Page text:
Separation Logic
The Separation Logic course is a 4th year MEng and MSc course on local reasoning about programs that manipulate the heap at the Department of Computing, Imperial College London. The course is led by Philippa Gardner, with support from Jose Fragoso and Julian Sutherland.
Description of the Course
In the late 1960s, Tony Hoare developed Hoare logic, a formal system with a set of rules for reasoning rigorously about the correctness of imperative programs that alter the variable state. However, Hoare logic is not good at reasoning about imperative programs that alter the heap state, since the reasoning does not scale. In 2001, building on Hoare’s work and early ideas from Burstall, O’Hearn and Reynolds introduced separation logic, in which the reasoning does scale. This course will provide a whirlwind tour of separation logic, its verification tools and cuttingedge research on reasoning about concurrent programs. Separation logic was introduced to reason about shared mutable data structures represented in the heap: in particular, to catch memory overruns and nullpointer dereferencing. It has been used to reason about C, Java and JavaScript programs, and algorithms for sharedmemory concurrency. There are many academic verification tools, such as Smallfoot, Verifast and Abductor, and the industrial tool Infer, developed by a team led by Peter O’Hearn at Facebook. As well as Facebook, Infer is used by Instagram, kiuwan, oculus, Spotify, UBER, WhatsApp, Marks and Spencer, and Sky.
Course Outline
The course comprises two hours a week for seven weeks. It is be accompanied by comprehensive course notes, which bring together a variety of ideas from the most influential research papers.

The first four weeks will provide a basic introduction to separation logic for reasoning about mutable data structures, using linked lists and binary trees as the primary examples. You will learn how to write program specifications and prove properties of programs, both informally using sketch proofs and formally using rigorous proofs.

The next two weeks will describe tools, demonstrating that reasoning about realworld programs using separation logic is feasible. You will learn about Smallfoot, a semiautomatic verification tool based on symbolic execution, and Infer, an automatic tool based on biabduction. This work constitutes a breakthrough, in that it is now possible prove properties about millions of lines of code, thus making the reasoning viable for industry.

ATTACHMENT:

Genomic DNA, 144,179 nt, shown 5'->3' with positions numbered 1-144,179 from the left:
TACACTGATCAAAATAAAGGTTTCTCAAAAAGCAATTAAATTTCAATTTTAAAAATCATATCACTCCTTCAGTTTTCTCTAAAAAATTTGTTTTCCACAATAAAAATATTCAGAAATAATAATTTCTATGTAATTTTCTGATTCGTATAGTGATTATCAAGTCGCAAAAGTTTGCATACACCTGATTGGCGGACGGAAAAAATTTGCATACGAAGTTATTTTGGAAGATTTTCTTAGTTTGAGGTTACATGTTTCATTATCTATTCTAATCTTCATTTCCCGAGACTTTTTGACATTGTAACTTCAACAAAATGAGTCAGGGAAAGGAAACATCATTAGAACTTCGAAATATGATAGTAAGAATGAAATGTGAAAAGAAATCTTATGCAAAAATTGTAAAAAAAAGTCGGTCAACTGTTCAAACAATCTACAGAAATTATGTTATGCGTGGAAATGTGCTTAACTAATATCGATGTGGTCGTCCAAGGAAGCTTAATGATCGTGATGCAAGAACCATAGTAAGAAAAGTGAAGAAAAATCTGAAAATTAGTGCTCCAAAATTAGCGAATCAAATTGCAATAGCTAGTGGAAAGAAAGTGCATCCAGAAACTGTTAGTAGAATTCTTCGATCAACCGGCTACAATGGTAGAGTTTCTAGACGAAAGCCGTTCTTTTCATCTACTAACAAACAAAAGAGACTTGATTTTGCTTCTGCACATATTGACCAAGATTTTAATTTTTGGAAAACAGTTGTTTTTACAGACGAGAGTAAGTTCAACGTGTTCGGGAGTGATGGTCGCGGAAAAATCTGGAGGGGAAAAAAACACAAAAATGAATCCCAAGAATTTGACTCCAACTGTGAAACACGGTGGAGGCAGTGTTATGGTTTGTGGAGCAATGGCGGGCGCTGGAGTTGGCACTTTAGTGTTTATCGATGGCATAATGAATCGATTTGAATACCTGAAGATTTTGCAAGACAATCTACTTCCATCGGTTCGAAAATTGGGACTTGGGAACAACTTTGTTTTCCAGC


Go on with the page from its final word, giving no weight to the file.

As part of the course, Facebook with Imperial ran a lab on Infer. See our Infer lab 2016 page for details

The last week will provide an introduction to concurrent separation logics. With Brookes, O’Hearn won the Godel prize for this work in 2016.
General Information for 2017 autumn term
Time: Tuesdays 4pm6pm, 2nd–9th week
Coursework Published: Monday 6th of November
Submitted: Thursday 16th of November by 16:00
Feedback: Tuesday 21st of November
Exam: TBC 11th week
Recommended Reading: Mike Gordon has some excellent notes on Hoare logic, which briefly touches on separation logic in the last chapter. Two good books on Hoare logic are: Logic in Computer Science: Modelling and Reasoning about Systems, Michael Huth and Mark Ryan, CUP, 2004; and The Formal Semantics of Programming Languages: an Introduction, Glynn Winskel, MIT Press, 1993.
Most of the work on separation logic is in research papers. Excellent introductions to separation logic include: O’Hearn, Reynolds and Yang’s paper on Local Reasoning about Programs that Alter Data Structures, CSL 2001, and John Reynolds’ undergraduate course notes on separation logic and survey paper Separation Logic: A Logic for Shared Mutable Data Structures, LICS 2002, both found on Reynolds’ homepage. Andrew Appel has published a book on Program Logics for Certified Compilers, CUP 2014 (a copy is available in the library).
Papers describing tool techniques include: Symbolic Execution with Separation Logic, Berdine, Calcagno, O’Hearn, APLAS’05; A Local Shape Analysis based on Separation Logic, Distefano, O’Hearn, Yang, TACAS 2006; and Compositional Shape Analysis by Means of Biabduction, Calcagno, Distefano, O’Hearn, Yang, JACM 2011.
The initial paper on concurrent separation logic is Resources, Concurrency and Local Reasoning, O’Hearn, TCS, 2007, and is worth a read. The survey paper Steps in Modular Specifications of Concurrent Modules, da Rocha Pinto, DinsdaleYoung, Gardner, MFPS 2015, describes some modern developments in concurrent separation logics. There are many additional interesting links given on the Piazza site. If you have further suggestions on what reading material might be of interest, please let us know.